Centre Stage Company Youth Group - All Shook Up
By Liam Plumridge at Haverhill Arts Centre, Friday, October 23 on Tuesday, 3rd November 2009.
TODAY’S young people often get a bad press and the majority of young can people get tarred with the same stereotypes.
I just hope anybody walking out of the Haverhill Arts Centre after watching Centre Stage Company youth group’s production of All Shook Up will consider a more positive view towards younger people and particularly the capabilities of the younger people in Haverhill.
For this was a spell-binding feat of theatre, dance and music combined with moments of perfect timing, side-splitting humour and intense, profound emotion.
The story, set to the music of Elvis Presley, sees Chad, a hip-swiveling, guitar-playing roustabout, released from prison and arriving in a dreary little town in which brings music and the notion of excitement is strictly forbidden.
Several love stories are brilliantly played out to the resonance of One Night With You.
This becomes a general theme through the show as the characters discover their love for each other in which it is excellently interwined.
Tomboy mechanic Natalie is the first struck down by the One Night With You syndrome and falls in love with Chad, but Chad does not like Natalie, for he has got caught by the love bug over museum curator Miss Sandra. As you can probably guess she does not fall for Chad but, bizarrely, for ‘Ed’, Natalie’s male disguise to try and get closer to Chad, but of course this becomes disastrous.
Meanwhile, geeky Dennis, always a secret admirer of Natalie is trying to pluck up the courage to share his true feelings for Natalie, but they are only quashed. The play’s other love stories are as complicated, as Jim, a Natalie’s widowed father, is also in love with Miss Sandra but Jim is admired by the feisty cafe owner Sylvia. In the end, of course, all the lovers end up very happy.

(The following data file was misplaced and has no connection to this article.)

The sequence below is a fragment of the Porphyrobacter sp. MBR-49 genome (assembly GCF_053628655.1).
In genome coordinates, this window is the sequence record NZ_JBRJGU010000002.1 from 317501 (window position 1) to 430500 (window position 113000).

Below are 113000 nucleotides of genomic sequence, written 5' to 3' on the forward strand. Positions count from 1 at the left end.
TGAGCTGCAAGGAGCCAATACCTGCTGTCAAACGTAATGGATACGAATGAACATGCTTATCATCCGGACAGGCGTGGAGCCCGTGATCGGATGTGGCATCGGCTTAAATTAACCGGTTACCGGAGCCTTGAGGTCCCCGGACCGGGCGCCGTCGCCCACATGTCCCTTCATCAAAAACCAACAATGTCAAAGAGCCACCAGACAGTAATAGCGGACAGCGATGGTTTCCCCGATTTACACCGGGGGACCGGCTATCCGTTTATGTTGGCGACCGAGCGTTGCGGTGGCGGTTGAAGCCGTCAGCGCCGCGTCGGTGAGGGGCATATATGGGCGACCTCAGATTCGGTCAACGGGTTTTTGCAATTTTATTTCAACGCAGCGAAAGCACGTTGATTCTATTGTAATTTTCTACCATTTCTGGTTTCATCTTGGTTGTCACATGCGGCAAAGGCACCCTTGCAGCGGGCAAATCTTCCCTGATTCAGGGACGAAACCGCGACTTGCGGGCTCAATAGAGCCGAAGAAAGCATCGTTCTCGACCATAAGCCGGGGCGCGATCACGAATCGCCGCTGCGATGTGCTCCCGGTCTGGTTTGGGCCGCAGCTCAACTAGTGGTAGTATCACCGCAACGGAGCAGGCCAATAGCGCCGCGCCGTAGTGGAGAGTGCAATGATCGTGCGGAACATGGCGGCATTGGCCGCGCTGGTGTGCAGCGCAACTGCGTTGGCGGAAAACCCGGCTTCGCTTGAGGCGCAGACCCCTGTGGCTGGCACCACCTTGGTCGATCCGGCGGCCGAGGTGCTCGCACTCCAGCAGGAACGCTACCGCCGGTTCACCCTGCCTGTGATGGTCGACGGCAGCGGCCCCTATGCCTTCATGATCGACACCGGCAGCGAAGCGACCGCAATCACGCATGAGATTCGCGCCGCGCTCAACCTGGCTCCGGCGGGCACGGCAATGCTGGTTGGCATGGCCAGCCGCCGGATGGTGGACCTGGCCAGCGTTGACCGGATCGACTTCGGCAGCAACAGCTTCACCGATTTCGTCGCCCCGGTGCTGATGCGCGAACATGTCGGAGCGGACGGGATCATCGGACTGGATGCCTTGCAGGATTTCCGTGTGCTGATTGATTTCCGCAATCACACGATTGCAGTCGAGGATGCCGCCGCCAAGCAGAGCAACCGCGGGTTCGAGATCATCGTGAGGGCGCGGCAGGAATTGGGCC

I cannot count all the incredible moments which this company produced for me and fellow members of the audience, but I can list some really outstanding things.
The show’s opening was sensational, with an incredible impression made on the audience with Jailhouse Rock. The scene was set most brilliantly and what was so good about this show was that from then on it had a real warm sense of unity throughout the whole of the cast, and a chorus that made the intricate dances and difficult vocals in some of the big numbers seem easy.
Tom Bailey’s performance as Dennis was very special. His stage presence, mannerisms and comic timing created a excellent character for which the audience had great affection.
Credit to the costume department not just for his costume but for all of the show’s costumes, as they were terrific, but the Peewee- esque dress of Dennis was very good.
Lauren Chinery did not disappoint as Natalie with her fantastic vocals, neither did Lydia Crang as Miss Sandra, a fantastic all-round acting and vocal performance from a very talented actress, who has a true belter of a voice and gave some real guts to the songs she performed.
John Chandler as Jim looked the part and his likeability factor was the key to a very good performance. Sylvia played by Megan Brewster created the vocal moment of the show with her angelic and stunning song There’s Always Me.
She played the part of Sylvia very well with a strong American feistiness yet mixed in with some excellent emotion.
Of course the principal part of Chad could easily be made into a Elvis wannabe, but Lee Mayes steered the ship very well, with impressive pesazz.
Other mentions go to the excellent cameo role of Alex Davison as Sheriff Earl who was side-splitting and reminiscent of a young Rowan Atkinson.
This show was of real high quality, credit going to the direction of Amy Letcher and the choreography and musical direction of Rebecca Neal and Karen Chinery respectively. This was really entertaining fare, and it is such a shame I cannot see this production again!
* Our picture shows Natalie (Lauren Chinery) disguised as 'Ed', encountering some dancing statues in the museum garden to the music of Let Yourself Go, in a scene from All Shook Up.
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